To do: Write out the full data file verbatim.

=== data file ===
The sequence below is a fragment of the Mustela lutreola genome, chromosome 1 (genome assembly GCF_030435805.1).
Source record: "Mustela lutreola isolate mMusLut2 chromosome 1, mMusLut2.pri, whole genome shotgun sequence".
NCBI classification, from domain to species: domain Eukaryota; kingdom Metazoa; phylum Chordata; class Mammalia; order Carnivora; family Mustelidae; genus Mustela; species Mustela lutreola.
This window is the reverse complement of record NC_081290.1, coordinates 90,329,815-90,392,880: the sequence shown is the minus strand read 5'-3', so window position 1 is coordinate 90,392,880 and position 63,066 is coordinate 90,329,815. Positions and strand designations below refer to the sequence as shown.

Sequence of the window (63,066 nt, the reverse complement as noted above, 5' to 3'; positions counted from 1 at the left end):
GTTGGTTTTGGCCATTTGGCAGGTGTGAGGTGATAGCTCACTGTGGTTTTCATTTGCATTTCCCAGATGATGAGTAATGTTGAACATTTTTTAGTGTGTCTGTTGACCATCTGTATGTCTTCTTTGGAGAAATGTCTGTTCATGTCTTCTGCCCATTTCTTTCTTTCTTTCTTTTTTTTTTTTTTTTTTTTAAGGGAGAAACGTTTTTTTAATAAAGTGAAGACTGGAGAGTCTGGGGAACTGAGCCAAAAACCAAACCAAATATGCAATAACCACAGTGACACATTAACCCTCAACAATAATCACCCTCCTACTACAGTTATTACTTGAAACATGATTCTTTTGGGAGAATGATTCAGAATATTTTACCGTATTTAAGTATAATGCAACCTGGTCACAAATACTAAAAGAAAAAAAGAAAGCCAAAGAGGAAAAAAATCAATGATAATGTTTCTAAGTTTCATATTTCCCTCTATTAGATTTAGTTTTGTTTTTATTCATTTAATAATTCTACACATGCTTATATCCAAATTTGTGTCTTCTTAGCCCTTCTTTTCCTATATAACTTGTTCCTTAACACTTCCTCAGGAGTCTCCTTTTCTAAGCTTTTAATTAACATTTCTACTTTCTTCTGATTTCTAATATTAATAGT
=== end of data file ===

The sequence below is a fragment of the Mustela lutreola genome, chromosome 1 (genome assembly GCF_030435805.1).
Source record: "Mustela lutreola isolate mMusLut2 chromosome 1, mMusLut2.pri, whole genome shotgun sequence".
NCBI classification, from domain to species: domain Eukaryota; kingdom Metazoa; phylum Chordata; class Mammalia; order Carnivora; family Mustelidae; genus Mustela; species Mustela lutreola.
This window is the reverse complement of record NC_081290.1, coordinates 90,329,815-90,392,880: the sequence shown is the minus strand read 5'-3', so window position 1 is coordinate 90,392,880 and position 63,066 is coordinate 90,329,815. Positions and strand designations below refer to the sequence as shown.

Sequence of the window (63,066 nt, the reverse complement as noted above, 5' to 3'; positions counted from 1 at the left end):
GTTGGTTTTGGCCATTTGGCAGGTGTGAGGTGATAGCTCACTGTGGTTTTCATTTGCATTTCCCAGATGATGAGTAATGTTGAACATTTTTTAGTGTGTCTGTTGACCATCTGTATGTCTTCTTTGGAGAAATGTCTGTTCATGTCTTCTGCCCATTTCTTTCTTTCTTTCTTTTTTTTTTTTTTTTTTTTAAGGGAGAAACGTTTTTTTAATAAAGTGAAGACTGGAGAGTCTGGGGAACTGAGCCAAAAACCAAACCAAATATGCAATAACCACAGTGACACATTAACCCTCAACAATAATCACCCTCCTACTACAGTTATTACTTGAAACATGATTCTTTTGGGAGAATGATTCAGAATATTTTACCGTATTTAAGTATAATGCAACCTGGTCACAAATACTAAAAGAAAAAAAGAAAGCCAAAGAGGAAAAAAATCAATGATAATGTTTCTAAGTTTCATATTTCCCTCTATTAGATTTAGTTTTGTTTTTATTCATTTAATAATTCTACACATGCTTATATCCAAATTTGTGTCTTCTTAGCCCTTCTTTTCCTATATAACTTGTTCCTTAACACTTCCTCAGGAGTCTCCTTTTCTAAGCTTTTAATTAACATTTCTACTTTCTTCTGATTTCTAATATTAATAGT